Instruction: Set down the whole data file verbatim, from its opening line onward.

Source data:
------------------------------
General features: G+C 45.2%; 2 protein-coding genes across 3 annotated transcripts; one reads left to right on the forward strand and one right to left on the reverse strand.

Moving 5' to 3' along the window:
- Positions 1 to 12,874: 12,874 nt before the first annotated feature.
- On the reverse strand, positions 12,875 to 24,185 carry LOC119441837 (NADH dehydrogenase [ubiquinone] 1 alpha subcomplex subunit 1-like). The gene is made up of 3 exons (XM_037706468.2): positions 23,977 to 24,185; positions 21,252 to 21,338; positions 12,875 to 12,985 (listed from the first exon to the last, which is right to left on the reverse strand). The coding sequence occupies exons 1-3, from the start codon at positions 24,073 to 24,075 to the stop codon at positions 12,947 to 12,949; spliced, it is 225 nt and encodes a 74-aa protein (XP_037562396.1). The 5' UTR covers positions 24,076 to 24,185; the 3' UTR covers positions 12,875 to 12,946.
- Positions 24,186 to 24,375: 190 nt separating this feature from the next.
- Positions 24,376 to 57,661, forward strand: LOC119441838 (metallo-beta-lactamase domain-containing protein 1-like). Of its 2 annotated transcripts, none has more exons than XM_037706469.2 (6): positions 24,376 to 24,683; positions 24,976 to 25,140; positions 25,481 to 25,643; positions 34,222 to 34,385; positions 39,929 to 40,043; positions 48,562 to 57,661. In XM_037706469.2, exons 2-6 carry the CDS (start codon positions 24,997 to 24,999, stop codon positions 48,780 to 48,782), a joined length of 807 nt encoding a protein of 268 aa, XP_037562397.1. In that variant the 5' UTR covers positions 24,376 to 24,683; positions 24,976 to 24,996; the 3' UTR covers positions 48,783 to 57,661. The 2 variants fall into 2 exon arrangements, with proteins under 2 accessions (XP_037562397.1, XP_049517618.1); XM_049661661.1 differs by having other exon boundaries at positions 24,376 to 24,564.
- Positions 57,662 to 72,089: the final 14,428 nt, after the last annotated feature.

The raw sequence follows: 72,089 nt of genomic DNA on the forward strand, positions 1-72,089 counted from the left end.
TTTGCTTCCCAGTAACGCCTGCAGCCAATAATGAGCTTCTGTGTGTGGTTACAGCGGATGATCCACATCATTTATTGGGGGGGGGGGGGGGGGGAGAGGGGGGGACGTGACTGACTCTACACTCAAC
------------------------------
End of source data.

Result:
General features: G+C 45.2%; 2 protein-coding genes across 3 annotated transcripts; one reads left to right on the forward strand and one right to left on the reverse strand.

Moving 5' to 3' along the window:
- Positions 1 to 12,874: 12,874 nt before the first annotated feature.
- On the reverse strand, positions 12,875 to 24,185 carry LOC119441837 (NADH dehydrogenase [ubiquinone] 1 alpha subcomplex subunit 1-like). The gene is made up of 3 exons (XM_037706468.2): positions 23,977 to 24,185; positions 21,252 to 21,338; positions 12,875 to 12,985 (listed from the first exon to the last, which is right to left on the reverse strand). The coding sequence occupies exons 1-3, from the start codon at positions 24,073 to 24,075 to the stop codon at positions 12,947 to 12,949; spliced, it is 225 nt and encodes a 74-aa protein (XP_037562396.1). The 5' UTR covers positions 24,076 to 24,185; the 3' UTR covers positions 12,875 to 12,946.
- Positions 24,186 to 24,375: 190 nt separating this feature from the next.
- Positions 24,376 to 57,661, forward strand: LOC119441838 (metallo-beta-lactamase domain-containing protein 1-like). Of its 2 annotated transcripts, none has more exons than XM_037706469.2 (6): positions 24,376 to 24,683; positions 24,976 to 25,140; positions 25,481 to 25,643; positions 34,222 to 34,385; positions 39,929 to 40,043; positions 48,562 to 57,661. In XM_037706469.2, exons 2-6 carry the CDS (start codon positions 24,997 to 24,999, stop codon positions 48,780 to 48,782), a joined length of 807 nt encoding a protein of 268 aa, XP_037562397.1. In that variant the 5' UTR covers positions 24,376 to 24,683; positions 24,976 to 24,996; the 3' UTR covers positions 48,783 to 57,661. The 2 variants fall into 2 exon arrangements, with proteins under 2 accessions (XP_037562397.1, XP_049517618.1); XM_049661661.1 differs by having other exon boundaries at positions 24,376 to 24,564.
- Positions 57,662 to 72,089: the final 14,428 nt, after the last annotated feature.

The raw sequence follows: 72,089 nt of genomic DNA on the forward strand, positions 1-72,089 counted from the left end.
TTTGCTTCCCAGTAACGCCTGCAGCCAATAATGAGCTTCTGTGTGTGGTTACAGCGGATGATCCACATCATTTATTGGGGGGGGGGGGGGGGGGAGAGGGGGGGACGTGACTGACTCTACACTCAAC